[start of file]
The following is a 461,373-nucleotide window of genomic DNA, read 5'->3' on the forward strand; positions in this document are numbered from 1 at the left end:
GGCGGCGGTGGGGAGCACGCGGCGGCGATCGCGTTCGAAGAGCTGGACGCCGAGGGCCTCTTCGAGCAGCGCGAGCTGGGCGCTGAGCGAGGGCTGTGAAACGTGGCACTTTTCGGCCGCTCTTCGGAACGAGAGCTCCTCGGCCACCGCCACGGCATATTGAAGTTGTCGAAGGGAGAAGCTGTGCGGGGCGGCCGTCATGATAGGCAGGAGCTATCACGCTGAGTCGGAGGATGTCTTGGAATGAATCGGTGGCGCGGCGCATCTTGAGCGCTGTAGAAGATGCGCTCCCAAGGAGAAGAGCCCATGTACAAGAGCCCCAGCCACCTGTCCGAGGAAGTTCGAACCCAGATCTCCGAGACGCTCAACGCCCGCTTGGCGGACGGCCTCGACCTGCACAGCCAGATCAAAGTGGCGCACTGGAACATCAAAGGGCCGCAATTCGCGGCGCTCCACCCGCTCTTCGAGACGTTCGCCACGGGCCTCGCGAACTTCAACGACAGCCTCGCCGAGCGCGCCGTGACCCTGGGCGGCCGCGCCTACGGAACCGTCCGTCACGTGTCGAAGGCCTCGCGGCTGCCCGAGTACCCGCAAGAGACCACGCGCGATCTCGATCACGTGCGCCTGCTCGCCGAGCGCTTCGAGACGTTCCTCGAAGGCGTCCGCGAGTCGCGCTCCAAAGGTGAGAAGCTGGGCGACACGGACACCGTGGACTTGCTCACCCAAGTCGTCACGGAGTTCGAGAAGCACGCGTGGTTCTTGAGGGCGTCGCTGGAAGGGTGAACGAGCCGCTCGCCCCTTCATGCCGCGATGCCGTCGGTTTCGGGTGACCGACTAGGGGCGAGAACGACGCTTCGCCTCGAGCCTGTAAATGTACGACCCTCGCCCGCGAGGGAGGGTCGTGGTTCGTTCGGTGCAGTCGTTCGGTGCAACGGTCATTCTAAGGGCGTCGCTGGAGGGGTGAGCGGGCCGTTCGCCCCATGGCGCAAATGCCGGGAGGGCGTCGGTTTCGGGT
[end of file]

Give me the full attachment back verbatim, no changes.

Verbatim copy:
The following is a 461,373-nucleotide window of genomic DNA, read 5'->3' on the forward strand; positions in this document are numbered from 1 at the left end:
GGCGGCGGTGGGGAGCACGCGGCGGCGATCGCGTTCGAAGAGCTGGACGCCGAGGGCCTCTTCGAGCAGCGCGAGCTGGGCGCTGAGCGAGGGCTGTGAAACGTGGCACTTTTCGGCCGCTCTTCGGAACGAGAGCTCCTCGGCCACCGCCACGGCATATTGAAGTTGTCGAAGGGAGAAGCTGTGCGGGGCGGCCGTCATGATAGGCAGGAGCTATCACGCTGAGTCGGAGGATGTCTTGGAATGAATCGGTGGCGCGGCGCATCTTGAGCGCTGTAGAAGATGCGCTCCCAAGGAGAAGAGCCCATGTACAAGAGCCCCAGCCACCTGTCCGAGGAAGTTCGAACCCAGATCTCCGAGACGCTCAACGCCCGCTTGGCGGACGGCCTCGACCTGCACAGCCAGATCAAAGTGGCGCACTGGAACATCAAAGGGCCGCAATTCGCGGCGCTCCACCCGCTCTTCGAGACGTTCGCCACGGGCCTCGCGAACTTCAACGACAGCCTCGCCGAGCGCGCCGTGACCCTGGGCGGCCGCGCCTACGGAACCGTCCGTCACGTGTCGAAGGCCTCGCGGCTGCCCGAGTACCCGCAAGAGACCACGCGCGATCTCGATCACGTGCGCCTGCTCGCCGAGCGCTTCGAGACGTTCCTCGAAGGCGTCCGCGAGTCGCGCTCCAAAGGTGAGAAGCTGGGCGACACGGACACCGTGGACTTGCTCACCCAAGTCGTCACGGAGTTCGAGAAGCACGCGTGGTTCTTGAGGGCGTCGCTGGAAGGGTGAACGAGCCGCTCGCCCCTTCATGCCGCGATGCCGTCGGTTTCGGGTGACCGACTAGGGGCGAGAACGACGCTTCGCCTCGAGCCTGTAAATGTACGACCCTCGCCCGCGAGGGAGGGTCGTGGTTCGTTCGGTGCAGTCGTTCGGTGCAACGGTCATTCTAAGGGCGTCGCTGGAGGGGTGAGCGGGCCGTTCGCCCCATGGCGCAAATGCCGGGAGGGCGTCGGTTTCGGGT